In this chapter, the author first briefly describes the social identity approach comprising social identity and self-categorization theory which is the backbone of the concept of organizational identification as introduced to the mainstream management and industrial/organizational (I/O) literature by Ashforth and Mael in their seminal 1989 Academy of Management Journal paper. Next, the most commonly used scales for measuring identification in organizational contexts are presented and empirical relations to antecedents, correlates, and outcomes summarized. In particular, the close relation to commitment and additional empirical evidence for both the overlap and the distinctiveness of the two constructs are discussed and a theoretical attempt to integrate identification and commitment is presented. The chapter presents and discusses more recent developments in organizational identification with respect to foci of identification – team and organization in particular _ and their relative strengths and predictive value and their interaction; new forms of identification such as negative identification, disidentification, or ambivalent identification; and the relation between identification and stress as an example for identification as a double-edged sword with identification potentially serving as both a resource for buffering strain at work but also for overidentification as a source for additional stress. Finally, the conclusion highlights the issue of within-person variability of identification and also discusses some directions for future research and implications for practice.
Rolf van Dick
One of the main fields of social psychology is the study of stereotypes and prejudice. Prejudice is the unfounded generalization of (mostly negative) characteristics to every member of a certain group and, as a result, unjust discrimination against the individual as a member of that group. I was trained as a social psychologist in my postgraduate education, I completed my PhD at Philipps-University’s social psychology department where I taught social psychology courses in the undergraduate psychology program. After a spell in a UK Business School at Aston University I returned to Germany and for almost ten years I have been a chair of social psychology. Therefore, I think I know what I am talking about when (self-)stereotyping social psychologists as a bunch of 2x2 researchers. I am, of course, exaggerating greatly and there are certainly as many social psychologists who have never conducted a laboratory experiment as there are management scholars with backgrounds in economics, marketing or sociology who run experiments within and outside the laboratory. However, I think the following example is a good way to illustrate the challenges a social psychologist may face when trying to publish in management journals.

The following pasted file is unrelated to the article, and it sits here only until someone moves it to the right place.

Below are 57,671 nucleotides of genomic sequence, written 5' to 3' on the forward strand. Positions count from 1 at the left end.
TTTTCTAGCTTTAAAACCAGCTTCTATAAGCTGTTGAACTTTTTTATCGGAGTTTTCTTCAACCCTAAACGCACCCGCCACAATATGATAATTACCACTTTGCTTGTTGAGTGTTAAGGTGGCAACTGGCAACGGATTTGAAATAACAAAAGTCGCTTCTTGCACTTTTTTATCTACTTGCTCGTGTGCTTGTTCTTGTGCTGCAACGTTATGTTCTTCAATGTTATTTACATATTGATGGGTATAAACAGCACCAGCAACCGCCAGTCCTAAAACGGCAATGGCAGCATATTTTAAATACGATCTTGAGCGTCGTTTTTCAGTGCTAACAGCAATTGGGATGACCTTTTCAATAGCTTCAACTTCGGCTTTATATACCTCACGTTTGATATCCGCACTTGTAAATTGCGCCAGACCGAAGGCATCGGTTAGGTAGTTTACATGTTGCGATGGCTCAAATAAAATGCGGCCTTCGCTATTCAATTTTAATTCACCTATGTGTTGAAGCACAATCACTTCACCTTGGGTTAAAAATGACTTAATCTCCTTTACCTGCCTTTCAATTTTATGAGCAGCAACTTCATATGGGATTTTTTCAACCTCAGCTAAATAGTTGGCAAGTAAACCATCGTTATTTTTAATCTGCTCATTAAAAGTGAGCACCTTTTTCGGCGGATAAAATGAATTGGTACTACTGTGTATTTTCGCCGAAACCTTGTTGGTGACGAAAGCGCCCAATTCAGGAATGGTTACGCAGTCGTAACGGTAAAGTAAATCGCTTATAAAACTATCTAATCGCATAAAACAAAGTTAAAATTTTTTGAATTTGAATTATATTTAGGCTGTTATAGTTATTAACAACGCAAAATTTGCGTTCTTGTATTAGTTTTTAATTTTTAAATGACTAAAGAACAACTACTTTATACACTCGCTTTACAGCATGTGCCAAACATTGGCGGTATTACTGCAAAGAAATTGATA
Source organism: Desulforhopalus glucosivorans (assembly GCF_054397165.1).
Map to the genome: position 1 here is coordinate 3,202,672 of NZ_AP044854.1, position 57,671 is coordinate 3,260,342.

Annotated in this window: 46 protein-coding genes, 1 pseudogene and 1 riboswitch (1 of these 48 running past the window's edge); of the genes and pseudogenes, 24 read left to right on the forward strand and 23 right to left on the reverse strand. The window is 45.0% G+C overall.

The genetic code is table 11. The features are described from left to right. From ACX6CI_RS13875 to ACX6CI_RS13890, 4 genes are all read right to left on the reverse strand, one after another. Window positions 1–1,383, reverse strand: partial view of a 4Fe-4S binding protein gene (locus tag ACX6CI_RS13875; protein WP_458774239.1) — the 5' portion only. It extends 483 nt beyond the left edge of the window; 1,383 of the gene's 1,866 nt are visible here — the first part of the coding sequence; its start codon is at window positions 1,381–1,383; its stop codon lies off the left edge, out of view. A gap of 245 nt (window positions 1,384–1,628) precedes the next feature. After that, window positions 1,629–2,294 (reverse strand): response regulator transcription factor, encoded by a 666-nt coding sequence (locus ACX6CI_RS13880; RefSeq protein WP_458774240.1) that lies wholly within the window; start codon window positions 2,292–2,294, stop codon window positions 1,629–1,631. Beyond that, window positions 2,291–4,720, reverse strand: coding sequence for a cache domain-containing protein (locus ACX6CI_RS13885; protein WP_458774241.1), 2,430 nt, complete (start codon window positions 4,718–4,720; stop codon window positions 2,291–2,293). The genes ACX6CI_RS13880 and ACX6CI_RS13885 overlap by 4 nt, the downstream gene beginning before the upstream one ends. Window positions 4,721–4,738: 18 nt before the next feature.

Nikolai Egold and Rolf Van Dick
Research suggests that identification, that is, the feeling of oneness, with an organization is an important but not the only way an employee can feel about his or her membership in an organization. Employees are also part of their professional network and/or occupational groupings and can identify more or less strongly with this aspect of their career. Furthermore, Kreiner and Ashforth (2004) proposed an expanded model with three additional forms of identification: disidentification, ambivalent identification and neutral identification with an organization. In this chapter, we present an empirical study demonstrating the usefulness of looking at both career and organizational identification and of considering all four forms of identification within each of these two foci of identification. To test this expanded model, we conducted a survey among 246 employees who answered the items by Kreiner and Ashforth with respect to both their career and their organization. We also measured potential antecedents of identification, that is, need for identification, positive and negative affectivity, tenure, intra-role conflict, role ambiguity and individualism, and its consequences, that is, job satisfaction, well-being and work engagement. Our data show a differential pattern of relations across the constructs. For instance, career identification did not correlate with the positive consequences, but disidentification and ambivalent career identification did explain variation in these concepts. Implications for research and practice are discussed.